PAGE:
These are attempts familiar to every collector of world coins. Any collector can chronicle the decline of a specific currency as the government responsible for maintaining and regulating its value misused its powers to meet short-term political goals. These factors are evident even in the numismatic history of the United States.
One of the most jealously protected rights of the United States under the Articles of Confederation was that of regulating and emitting coin and currency. This was a particular bone of contention during the early years of the United States as a result of the Continental Currency debacle. The states were, for good reason, reluctant to give up their right to regulate their domestic currency to a central government. Who, after all, knew what sort of irresponsible actions a central government might take?
Often grouped under the heading, "Colonial Coppers," state issues should appropriately be treated the same as, e.g., their German analog before Bismarck forced unification on his terms. That is, they are independent currencies by states joined in a very loose political union. As one authority put it,
It will be seen that the currency of the early colonies was by no means uniform, and each colony acted on its own in the use of whatever currency it could secure or manufacture. At times exchange tables were used, and a traveler from Massachusetts to Carolina found it necessary to exchange his money on arrival at destination, as a traveler does now with his American money when visiting foreign countries. The first guide book published in New York, in the late seventeenth century, contains an elaborate and interesting exchange table of money from the different colonies. These varying exchange values were true also of foreign money. Hence, a pound sterling was worth six Spanish dollars in New York and North Carolina, seven and one half in the middle colonies (except New York), and four and one quarter in South Carolina and Georgia. (Joseph Coffin, The Complete Book of Coin Collecting. New York: Coward, McCann & Geoghegan, Inc., 1979, 40-41.)A number of "speculative issues, tokens, and patterns" were prepared beginning almost immediately after independence. The "Continental Dollar," believed to have been struck in Philadelphia, is dated 1776. Tokens called "Nova Constellatio Coppers" seem to have been a quasi-private venture by Gouverneur Morris, who was Assistant Financier of the Confederation. These appear to have been manufactured in Birmingham, UK, and were struck in fairly large quantities. Some unusual "Immune Columbia" coins exist that may have been manufactured in Birmingham and intended for New York, but nothing is known of their origin for certain. There are also some "Confederatio Coppers" from (maybe) the same factory and (possibly) intended as patterns for a national currency.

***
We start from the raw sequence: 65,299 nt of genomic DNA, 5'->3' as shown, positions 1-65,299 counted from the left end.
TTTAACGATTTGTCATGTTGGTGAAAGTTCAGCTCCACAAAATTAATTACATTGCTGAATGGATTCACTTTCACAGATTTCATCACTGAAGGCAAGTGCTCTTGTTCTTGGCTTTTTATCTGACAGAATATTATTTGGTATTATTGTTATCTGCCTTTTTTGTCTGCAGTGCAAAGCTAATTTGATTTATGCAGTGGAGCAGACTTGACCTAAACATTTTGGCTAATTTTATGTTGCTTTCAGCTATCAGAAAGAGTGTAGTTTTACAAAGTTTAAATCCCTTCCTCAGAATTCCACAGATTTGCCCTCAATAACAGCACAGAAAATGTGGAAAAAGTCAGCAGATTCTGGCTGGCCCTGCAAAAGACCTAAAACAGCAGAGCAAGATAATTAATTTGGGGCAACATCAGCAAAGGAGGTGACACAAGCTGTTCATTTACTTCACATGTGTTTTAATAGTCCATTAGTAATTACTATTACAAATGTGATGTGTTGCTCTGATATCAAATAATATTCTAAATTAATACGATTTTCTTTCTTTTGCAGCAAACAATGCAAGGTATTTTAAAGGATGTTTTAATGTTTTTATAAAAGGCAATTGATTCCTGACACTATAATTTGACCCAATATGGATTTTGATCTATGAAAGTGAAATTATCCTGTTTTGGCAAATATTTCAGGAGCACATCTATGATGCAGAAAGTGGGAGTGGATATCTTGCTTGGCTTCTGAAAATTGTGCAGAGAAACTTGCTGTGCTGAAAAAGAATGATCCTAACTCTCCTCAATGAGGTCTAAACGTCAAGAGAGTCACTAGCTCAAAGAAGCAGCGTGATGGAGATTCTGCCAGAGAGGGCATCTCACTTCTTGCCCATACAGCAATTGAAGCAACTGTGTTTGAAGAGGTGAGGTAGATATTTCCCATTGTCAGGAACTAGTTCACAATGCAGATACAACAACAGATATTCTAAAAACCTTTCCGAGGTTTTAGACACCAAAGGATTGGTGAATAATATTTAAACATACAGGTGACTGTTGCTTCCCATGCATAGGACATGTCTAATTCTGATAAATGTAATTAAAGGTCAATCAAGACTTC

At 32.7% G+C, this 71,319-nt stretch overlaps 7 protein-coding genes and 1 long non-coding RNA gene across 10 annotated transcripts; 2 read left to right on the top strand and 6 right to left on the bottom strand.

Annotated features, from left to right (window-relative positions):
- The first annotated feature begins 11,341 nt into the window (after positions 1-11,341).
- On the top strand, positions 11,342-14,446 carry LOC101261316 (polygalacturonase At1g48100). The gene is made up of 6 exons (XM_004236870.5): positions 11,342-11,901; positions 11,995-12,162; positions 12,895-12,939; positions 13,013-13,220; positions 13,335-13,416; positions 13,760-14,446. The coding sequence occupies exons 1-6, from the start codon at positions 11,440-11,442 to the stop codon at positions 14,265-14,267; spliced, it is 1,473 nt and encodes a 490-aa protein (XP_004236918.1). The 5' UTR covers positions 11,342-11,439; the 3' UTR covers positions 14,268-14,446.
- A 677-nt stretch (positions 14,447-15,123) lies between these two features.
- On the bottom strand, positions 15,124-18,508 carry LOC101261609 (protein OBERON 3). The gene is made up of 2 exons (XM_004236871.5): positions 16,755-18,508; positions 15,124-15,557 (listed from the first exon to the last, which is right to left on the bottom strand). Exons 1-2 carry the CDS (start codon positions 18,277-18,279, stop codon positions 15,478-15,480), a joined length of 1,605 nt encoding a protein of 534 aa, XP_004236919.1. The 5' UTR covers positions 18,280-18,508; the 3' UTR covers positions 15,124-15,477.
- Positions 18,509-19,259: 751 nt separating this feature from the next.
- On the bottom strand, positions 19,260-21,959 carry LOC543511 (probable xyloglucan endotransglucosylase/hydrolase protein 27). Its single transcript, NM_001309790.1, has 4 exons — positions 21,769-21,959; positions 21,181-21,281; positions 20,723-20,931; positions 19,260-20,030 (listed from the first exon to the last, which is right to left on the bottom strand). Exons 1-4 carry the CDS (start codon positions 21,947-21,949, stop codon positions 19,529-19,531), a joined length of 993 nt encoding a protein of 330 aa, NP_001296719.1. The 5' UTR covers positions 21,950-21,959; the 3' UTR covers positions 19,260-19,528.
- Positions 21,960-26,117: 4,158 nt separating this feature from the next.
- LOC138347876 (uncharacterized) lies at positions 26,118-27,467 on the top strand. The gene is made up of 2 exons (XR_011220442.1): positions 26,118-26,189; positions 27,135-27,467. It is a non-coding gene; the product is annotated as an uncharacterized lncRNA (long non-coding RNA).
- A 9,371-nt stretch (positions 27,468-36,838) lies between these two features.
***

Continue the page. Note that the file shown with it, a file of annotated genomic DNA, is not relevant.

New Hampshire was first to consider coinage after independence, but little came of the project. Only a very rare "pattern" copper penny was produced, bearing a pine tree on one side and a harp on the other. New York, possibly the most commercially oriented of the former colonies, never minted any coins . . . officially. The Empire State relied on existing coinage and the product of private mints operating without official sanction. There is, of course, the famed 1787 "Brasher Doubloon," or $16.00 gold piece, made privately by a jeweler Ephraim Brasher — pronounced "BRAYzher," as the coin guides hasten to add. The "Nova Eborac" (slightly distorted Latin for "New York") coppers were manufactured by Thomas Machin in a factory near Newburgh, which also produced massive quantities of counterfeit British halfpence.